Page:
masterly. We see nothing of it in its earlier stages—indeed it would
seem to have been of sudden birth and to have developed quickly. In
her ravings there is none of that force and pregnancy which marks the
invective of Lear; two fixed ideas dominate her mind and constantly
recur to it; apart from these she is totally incoherent. We are told,
by those who know, that her insanity takes the form of erotomania, “the
fine name for that form of insanity in which the sentiment of love is
prominent;”[79:2] we should suppose, indeed, from what she says, that
her father’s death is its chief cause, as the King and Queen naturally
think also; but this can hardly be assumed, for we cannot say how far
she confuses the two causes of her affliction.

The Queen’s account of the death of Ophelia is in keeping both with
the tone of the “mad scene” and with the nature of Ophelia’s malady.
Exquisitely pathetic, it tells how the distraught girl, obeying a
common instinct of the insane for floral decoration (an instinct which
we also find in “King Lear”) clambered with “fantastic garlands,” on to
a willow which overhung a stream. Mad folk are notoriously regardless
of danger, and Ophelia’s rashness led to a premature grave:

                      “An envious sliver broke;
    When down her weedy trophies and herself
    Fell in the weeping brook. Her clothes spread wide,
    And mermaid-like awhile they bore her up;
    Which time she chanted snatches of old tunes,
    As one incapable of her own distress,
    Or like a creature native and indued
    Unto that element: but long it could not be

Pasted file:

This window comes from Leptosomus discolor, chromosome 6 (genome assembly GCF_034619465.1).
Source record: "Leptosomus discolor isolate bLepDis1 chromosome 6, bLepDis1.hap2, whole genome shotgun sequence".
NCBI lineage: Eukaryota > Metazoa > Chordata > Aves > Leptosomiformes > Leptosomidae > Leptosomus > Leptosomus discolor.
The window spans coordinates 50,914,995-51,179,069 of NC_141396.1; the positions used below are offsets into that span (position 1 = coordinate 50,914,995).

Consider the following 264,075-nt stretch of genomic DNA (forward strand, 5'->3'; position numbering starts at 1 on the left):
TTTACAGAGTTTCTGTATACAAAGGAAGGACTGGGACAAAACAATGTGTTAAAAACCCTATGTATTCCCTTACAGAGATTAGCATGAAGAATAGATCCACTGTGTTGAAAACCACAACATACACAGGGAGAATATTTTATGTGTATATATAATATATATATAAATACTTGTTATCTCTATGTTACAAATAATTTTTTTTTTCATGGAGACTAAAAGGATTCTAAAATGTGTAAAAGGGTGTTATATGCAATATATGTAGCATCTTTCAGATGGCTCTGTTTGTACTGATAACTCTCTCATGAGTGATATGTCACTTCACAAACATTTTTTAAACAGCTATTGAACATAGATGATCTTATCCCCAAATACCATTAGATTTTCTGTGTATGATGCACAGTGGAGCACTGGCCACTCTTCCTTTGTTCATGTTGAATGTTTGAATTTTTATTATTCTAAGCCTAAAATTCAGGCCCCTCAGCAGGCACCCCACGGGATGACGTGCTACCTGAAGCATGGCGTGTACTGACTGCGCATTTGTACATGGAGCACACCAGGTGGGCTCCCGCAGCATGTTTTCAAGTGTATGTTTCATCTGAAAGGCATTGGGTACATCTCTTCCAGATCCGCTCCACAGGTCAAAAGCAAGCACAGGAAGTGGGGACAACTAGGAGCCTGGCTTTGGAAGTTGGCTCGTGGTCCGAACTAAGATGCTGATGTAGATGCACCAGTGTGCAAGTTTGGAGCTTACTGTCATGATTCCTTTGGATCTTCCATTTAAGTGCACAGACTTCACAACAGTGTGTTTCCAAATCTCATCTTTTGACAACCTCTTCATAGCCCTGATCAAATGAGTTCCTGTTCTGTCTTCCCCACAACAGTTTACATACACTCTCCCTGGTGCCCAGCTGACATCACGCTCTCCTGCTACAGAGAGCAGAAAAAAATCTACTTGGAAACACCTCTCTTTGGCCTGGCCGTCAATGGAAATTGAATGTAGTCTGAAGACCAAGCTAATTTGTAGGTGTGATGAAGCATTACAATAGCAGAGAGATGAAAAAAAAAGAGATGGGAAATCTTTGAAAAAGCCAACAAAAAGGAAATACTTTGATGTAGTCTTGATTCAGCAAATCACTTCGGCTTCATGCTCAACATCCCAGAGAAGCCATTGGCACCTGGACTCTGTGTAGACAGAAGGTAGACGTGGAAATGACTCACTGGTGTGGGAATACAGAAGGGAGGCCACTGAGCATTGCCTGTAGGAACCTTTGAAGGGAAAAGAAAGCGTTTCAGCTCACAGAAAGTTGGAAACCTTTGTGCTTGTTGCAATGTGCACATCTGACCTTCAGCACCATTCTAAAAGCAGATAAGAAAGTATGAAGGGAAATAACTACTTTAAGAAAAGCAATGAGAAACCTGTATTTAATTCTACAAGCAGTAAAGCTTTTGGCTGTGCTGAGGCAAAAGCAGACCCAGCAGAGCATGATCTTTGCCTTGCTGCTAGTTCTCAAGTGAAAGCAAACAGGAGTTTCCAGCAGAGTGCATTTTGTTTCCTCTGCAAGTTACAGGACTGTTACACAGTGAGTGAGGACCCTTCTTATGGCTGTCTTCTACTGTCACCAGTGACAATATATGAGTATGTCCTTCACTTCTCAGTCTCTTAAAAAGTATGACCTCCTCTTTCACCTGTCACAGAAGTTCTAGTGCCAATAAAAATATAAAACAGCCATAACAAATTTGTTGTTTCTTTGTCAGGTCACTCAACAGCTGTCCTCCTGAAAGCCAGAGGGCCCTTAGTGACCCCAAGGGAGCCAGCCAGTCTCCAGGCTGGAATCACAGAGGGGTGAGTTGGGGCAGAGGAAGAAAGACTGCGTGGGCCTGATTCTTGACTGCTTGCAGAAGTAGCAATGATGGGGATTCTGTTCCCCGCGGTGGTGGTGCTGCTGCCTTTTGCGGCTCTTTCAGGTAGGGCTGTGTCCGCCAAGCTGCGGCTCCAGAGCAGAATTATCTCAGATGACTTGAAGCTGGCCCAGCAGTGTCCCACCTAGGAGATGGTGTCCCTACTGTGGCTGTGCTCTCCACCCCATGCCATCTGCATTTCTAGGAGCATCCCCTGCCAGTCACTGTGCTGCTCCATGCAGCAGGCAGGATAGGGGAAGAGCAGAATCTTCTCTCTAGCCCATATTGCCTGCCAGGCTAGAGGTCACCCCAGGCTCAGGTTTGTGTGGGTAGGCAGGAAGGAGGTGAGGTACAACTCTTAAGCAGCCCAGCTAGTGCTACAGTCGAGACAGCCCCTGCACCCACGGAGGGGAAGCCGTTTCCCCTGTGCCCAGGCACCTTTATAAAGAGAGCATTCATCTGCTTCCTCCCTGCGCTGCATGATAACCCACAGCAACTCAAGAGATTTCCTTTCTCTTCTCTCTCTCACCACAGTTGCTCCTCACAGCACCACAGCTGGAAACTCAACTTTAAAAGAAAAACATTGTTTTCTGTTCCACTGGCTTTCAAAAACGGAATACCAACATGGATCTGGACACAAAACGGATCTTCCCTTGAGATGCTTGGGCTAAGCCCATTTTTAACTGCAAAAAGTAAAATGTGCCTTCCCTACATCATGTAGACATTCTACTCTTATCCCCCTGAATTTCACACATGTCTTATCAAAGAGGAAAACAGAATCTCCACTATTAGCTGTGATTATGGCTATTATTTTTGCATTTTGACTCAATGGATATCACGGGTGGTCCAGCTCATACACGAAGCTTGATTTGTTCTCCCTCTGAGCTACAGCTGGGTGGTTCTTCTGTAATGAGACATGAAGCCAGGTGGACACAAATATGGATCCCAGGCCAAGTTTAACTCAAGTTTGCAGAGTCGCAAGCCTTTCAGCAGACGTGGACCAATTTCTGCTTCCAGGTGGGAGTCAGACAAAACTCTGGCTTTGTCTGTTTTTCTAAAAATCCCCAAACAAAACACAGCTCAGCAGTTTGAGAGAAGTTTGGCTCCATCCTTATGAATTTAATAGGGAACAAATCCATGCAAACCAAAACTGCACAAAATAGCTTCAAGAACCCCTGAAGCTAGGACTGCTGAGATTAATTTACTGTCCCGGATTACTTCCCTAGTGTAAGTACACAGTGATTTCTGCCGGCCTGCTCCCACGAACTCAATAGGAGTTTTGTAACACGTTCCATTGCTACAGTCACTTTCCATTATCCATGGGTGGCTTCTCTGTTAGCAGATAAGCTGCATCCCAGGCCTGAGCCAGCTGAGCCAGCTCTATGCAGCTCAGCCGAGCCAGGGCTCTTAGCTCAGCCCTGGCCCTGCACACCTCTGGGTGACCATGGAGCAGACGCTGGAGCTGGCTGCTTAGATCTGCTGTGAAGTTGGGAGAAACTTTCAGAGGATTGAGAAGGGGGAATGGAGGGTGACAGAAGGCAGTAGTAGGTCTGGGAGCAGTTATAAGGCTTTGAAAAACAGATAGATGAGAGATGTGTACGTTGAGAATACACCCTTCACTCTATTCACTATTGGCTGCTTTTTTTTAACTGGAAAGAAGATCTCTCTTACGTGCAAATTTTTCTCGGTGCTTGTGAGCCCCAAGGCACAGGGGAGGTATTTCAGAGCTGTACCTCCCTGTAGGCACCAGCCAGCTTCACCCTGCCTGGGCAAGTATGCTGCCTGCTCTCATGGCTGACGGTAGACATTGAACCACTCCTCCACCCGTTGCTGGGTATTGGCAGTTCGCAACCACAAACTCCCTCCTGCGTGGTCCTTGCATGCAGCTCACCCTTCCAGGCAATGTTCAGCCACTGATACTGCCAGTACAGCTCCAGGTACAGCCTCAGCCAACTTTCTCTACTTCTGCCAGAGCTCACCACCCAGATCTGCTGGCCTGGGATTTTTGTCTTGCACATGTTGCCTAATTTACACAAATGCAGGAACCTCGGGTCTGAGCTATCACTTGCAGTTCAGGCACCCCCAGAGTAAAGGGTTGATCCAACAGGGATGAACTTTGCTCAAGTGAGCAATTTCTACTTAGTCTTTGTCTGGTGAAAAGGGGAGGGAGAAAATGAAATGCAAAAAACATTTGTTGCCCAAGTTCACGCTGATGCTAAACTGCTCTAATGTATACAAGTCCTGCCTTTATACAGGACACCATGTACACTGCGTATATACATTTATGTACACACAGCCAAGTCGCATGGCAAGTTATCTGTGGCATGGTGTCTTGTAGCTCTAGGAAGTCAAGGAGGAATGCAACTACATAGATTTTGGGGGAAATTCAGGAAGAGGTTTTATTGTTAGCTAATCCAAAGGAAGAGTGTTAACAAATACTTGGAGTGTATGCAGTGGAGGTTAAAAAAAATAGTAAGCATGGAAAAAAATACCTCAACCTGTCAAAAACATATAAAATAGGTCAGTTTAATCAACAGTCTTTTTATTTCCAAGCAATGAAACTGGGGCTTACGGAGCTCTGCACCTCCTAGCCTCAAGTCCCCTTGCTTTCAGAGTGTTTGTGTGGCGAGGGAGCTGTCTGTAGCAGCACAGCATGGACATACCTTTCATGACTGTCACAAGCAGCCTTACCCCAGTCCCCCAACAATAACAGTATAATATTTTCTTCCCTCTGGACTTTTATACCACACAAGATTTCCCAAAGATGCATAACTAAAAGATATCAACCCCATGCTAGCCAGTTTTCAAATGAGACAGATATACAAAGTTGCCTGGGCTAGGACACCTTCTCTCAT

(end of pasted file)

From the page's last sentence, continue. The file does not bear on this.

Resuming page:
Till that her garments, heavy with their drink,
    Pull’d the poor wretch from her melodious lay
    To muddy death.”[80:1]

It will be seen that Shakespeare’s Ophelia, though not in the technical
sense a tragic character, is essentially a character of tragedy, for
it would be only in the gravest and most pathetic of tragi-comedies
that scenes so magnificently portrayed as those of Ophelia’s madness
and the report of her death could be allowed to appear. And in no case
could we witness with equanimity her restoration to complete sanity.
The character was apparently a popular one on the Elizabethan stage and
in more than one contemporary play there are resemblances to it which
are so marked as to make a conjecture of mere coincidence impossible.
We are now to consider a personage similarly conceived, but treated
with none of the “high seriousness” of Ophelia and in altogether a
lighter vein—and introduced into a comedy. This character (that of
the ‘Gaoler’s Daughter’ in ‘The Two Noble Kinsmen,’ probably the work
of Shakespeare and Fletcher) is certainly one of the imitations of
Ophelia. It is with equal certainty the work of Fletcher—indeed, the
present writer is only prepared to admit Shakespeare’s hand at all in
two or three scenes, and these are entirely concerned with the main
plot, whereas the story of the Gaoler’s Daughter is a side issue,
and she never appears on the stage at the same time as the Two Noble
Kinsmen themselves. The nature of Fletcher’s imitation—we might almost
say his caricature—of Ophelia will best be seen from a brief account